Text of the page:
Saturday, 27 December 2014

Total Wargaming

I have been further pondering the reasons why I really do not like more modern wagaming. By this I mean that I have never, in fact, wargamed anything seriously (insofar as wargaming can be serious) later than the Napoleonic period, and that was only because I was a guest. All right, I have, somewhere, stashed away, some very old microtanks. I can only plead teenage ignorance for that.

Still, I do feel somewhat uncomfortable with games from, say, the start of trench warfare onwards. The reasons for this might be manifold, of course, and I can think of a few, but overall I suspect that there is one overriding reason.

Let me deal with the lesser reasons first. To start with, wargaming in World War One has often been thought to be boring and lacking in tactical interest and finesse. I do not think this is a particularly good argument, largely because it is not terribly true. Granted, there were only limited options for getting men from these trenches to those, but the war shows immense grappling with how to do it effectively. Innovations such as poison gas, tanks, hurricane bombardments and mining all showed efforts to solve the tactical problems of the mastery of defence.

A second objection to twentieth century and later wargaming is that it is not pretty. Armies had (mostly) gone to ground and were wearing field grey, khaki and similar uniforms. Even American Civil War armies had colour, it could be argued. A World War One game, on the table, simply looks a bit dull, because that was the effect the armies were looking for. As an objection to the period this is, I think valid. Compared to a full blown Napoleonic game, a First World War one is simply not going to have the same visual appeal, and visual appeal is part of the wargame. Of course, this is a matter of taste, and mine might not be yours. On the other hand, the aesthetic quality of a game is not the sole determinant of whether it is worth playing.

Of course, we could go on with these sorts of objections. I am sure there are many more which could be bought against any particular period. For example, Second World War wargaming tends to focus on the tank, with its problems and opportunities. Much of the fighting, however, was between troops where the tank was of less use or, in some cases, was simply a liability. Another problem, which I have mentioned before, is the simply range of the weapons. A tank gun is accurate up to (say) two thousand meters. That needs a big table at any scale. Artillery ranges, of course, are even longer. This can, of course, be handled by ‘off the table’ guns, but given the intrinsic appeal of models, where is the fun in that?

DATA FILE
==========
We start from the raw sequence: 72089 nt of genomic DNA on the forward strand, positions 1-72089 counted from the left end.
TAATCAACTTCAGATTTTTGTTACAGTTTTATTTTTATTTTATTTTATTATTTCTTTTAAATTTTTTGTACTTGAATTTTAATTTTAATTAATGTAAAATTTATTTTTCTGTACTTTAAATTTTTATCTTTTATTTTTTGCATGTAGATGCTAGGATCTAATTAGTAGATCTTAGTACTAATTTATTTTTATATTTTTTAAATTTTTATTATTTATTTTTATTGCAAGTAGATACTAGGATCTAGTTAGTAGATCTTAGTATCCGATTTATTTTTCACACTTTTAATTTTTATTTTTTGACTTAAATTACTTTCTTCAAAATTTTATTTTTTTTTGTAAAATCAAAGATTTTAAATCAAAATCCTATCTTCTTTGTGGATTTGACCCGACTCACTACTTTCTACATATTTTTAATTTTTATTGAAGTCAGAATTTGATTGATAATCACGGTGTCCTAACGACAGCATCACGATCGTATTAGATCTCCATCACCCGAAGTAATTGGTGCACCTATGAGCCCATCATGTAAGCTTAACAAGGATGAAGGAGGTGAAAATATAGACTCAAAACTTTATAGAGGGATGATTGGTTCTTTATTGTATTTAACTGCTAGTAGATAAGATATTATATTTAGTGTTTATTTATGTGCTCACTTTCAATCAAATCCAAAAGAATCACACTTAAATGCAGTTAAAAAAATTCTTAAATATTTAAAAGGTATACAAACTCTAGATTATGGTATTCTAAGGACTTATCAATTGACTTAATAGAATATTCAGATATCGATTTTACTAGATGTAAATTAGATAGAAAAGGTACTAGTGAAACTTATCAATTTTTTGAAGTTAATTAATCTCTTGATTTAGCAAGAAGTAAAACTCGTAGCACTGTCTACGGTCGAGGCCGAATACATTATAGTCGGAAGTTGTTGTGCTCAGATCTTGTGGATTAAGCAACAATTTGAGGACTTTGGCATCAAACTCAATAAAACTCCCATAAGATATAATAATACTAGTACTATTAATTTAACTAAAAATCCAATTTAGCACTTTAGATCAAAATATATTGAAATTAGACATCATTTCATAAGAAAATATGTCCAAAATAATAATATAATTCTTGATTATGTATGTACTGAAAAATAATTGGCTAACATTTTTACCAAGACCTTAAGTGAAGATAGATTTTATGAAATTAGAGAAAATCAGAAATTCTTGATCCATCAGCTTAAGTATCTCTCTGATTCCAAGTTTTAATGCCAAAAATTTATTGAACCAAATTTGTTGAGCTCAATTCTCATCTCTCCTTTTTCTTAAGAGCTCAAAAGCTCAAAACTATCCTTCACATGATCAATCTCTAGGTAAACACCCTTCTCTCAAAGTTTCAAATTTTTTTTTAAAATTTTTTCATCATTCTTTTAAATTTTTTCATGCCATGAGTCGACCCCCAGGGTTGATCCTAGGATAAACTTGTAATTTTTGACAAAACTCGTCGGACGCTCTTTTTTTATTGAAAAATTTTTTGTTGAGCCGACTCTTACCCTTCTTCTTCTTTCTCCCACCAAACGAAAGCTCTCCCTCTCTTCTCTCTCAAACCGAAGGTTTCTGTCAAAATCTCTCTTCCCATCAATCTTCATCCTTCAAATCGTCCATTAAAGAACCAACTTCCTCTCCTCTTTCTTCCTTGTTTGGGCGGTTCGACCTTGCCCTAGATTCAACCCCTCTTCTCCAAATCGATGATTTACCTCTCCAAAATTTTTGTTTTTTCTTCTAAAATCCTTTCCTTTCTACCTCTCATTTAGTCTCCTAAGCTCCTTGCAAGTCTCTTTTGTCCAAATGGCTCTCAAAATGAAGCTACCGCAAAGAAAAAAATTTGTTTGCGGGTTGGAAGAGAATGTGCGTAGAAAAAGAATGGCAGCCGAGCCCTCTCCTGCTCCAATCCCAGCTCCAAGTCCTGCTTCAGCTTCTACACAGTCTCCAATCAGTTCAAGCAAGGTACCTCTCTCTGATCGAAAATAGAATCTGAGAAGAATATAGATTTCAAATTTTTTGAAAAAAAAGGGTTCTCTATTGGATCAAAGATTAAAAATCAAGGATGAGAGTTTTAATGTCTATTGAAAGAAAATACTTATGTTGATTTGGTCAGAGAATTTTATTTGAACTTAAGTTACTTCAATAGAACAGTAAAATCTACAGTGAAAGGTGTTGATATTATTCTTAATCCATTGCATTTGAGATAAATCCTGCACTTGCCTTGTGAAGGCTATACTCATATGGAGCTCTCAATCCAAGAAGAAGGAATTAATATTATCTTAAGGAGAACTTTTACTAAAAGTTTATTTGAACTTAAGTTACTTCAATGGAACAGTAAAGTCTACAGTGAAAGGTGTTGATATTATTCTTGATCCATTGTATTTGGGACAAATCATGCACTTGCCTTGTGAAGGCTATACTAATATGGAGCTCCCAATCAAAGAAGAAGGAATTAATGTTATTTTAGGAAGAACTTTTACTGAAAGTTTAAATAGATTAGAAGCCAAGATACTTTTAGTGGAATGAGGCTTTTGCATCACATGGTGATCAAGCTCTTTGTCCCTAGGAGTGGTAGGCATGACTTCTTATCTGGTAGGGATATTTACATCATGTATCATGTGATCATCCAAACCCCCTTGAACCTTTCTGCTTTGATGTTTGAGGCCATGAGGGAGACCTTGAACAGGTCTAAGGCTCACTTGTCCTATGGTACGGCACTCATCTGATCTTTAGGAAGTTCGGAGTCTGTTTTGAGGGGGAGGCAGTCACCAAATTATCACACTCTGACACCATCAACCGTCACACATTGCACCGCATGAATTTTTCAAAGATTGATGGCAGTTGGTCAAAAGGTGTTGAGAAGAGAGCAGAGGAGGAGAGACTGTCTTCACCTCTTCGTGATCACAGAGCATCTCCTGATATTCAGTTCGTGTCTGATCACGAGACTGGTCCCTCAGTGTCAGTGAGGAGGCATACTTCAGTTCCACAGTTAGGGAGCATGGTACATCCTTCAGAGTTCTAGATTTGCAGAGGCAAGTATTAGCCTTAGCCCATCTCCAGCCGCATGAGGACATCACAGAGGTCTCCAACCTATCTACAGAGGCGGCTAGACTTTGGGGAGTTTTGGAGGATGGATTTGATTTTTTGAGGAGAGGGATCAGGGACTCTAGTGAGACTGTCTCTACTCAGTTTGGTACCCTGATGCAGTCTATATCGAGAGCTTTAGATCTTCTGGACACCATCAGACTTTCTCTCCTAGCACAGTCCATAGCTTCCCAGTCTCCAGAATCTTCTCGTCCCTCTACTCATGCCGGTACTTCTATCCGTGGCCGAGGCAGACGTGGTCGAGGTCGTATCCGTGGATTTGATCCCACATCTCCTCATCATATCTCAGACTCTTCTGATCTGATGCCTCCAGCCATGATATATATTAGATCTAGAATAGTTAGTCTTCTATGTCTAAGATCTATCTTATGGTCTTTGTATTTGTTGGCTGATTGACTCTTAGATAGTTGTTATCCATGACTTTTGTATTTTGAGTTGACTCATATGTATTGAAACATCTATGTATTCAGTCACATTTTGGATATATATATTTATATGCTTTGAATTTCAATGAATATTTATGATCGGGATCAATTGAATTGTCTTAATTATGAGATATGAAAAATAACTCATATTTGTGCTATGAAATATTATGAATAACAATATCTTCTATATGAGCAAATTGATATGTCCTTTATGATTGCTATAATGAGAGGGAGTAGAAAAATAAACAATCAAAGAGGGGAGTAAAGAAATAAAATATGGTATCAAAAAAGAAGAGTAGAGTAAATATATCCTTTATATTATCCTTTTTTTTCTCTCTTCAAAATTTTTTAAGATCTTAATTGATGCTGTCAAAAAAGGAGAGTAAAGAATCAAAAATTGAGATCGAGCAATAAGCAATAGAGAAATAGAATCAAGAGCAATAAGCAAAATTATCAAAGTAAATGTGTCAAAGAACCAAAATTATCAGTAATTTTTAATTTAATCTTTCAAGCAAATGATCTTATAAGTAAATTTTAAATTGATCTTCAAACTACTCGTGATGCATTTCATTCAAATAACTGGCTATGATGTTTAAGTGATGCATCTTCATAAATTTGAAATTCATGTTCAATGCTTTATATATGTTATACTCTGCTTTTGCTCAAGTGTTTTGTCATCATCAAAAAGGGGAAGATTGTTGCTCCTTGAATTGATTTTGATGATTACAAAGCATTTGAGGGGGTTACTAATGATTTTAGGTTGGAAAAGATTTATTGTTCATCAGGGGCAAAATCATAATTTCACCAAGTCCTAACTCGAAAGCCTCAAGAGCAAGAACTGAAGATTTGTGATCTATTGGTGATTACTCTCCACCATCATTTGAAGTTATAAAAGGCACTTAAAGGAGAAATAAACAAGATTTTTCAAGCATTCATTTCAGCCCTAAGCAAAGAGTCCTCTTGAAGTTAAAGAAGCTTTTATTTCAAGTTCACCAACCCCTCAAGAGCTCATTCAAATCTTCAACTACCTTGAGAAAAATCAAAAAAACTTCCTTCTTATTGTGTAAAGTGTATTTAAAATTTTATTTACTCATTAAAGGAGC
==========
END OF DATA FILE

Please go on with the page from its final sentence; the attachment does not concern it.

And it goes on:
None of the above, however, are the reason why I recoil somewhat from these games. I suspect that the real reason is related to the issue of what is known as ‘total war’. This is a term which begins to be applied roughly from the American Civil War onwards. It describes a situation where the countries at war are regarded as fighting each other, not just the armies, rulers or governments. Total war requires the employment of all the resources of the state to defeat another state. Given that this is the case, the war is conducted against civilian populations as well as armed forces.

We can see this in a number of ways. For example, the British defeated the Boers by rounding up the civilian population, denying the enemy the protection and support they needed for a guerrilla campaign. Similarly, Germany declared an open submarine campaign to try to starve Britain into surrender. The target here were not combatants, nor, in fact, necessarily British merchantmen, but any ship sailing to Britain. The nascent bombing campaigns towards the end of the war were similar cases, and these things simply grew in the Second World War.

Total war, therefore, is a matching of state against state. Economies are placed on a war footing. Civilians are targeted deliberately, as the production facilities and government capabilities are attacked. Furthermore, the advent of truly industrialised killing, through high explosive artillery and machine guns made the casualty lists incredibly much longer. I seem to recall that the casualties at Waterloo on all sides were about 47,000. The British army lost 60,000 on the first day of the Somme. Total war pushes our ability to wargame, I suggest to its limits.

I am not saying that we cannot wargame such battles as the Somme. I know that there are many sets of innovative rules which permit such actions to be played at the tactical, grand tactical and strategic levels. It is not, I think, a matter of whether such games can be played, but what is represented when they are played. For example, the Somme was only possible due to a huge effort of production and stockpiling artillery shells before it. Without that, the battle could not have begun. Is this to be represented in our wargame?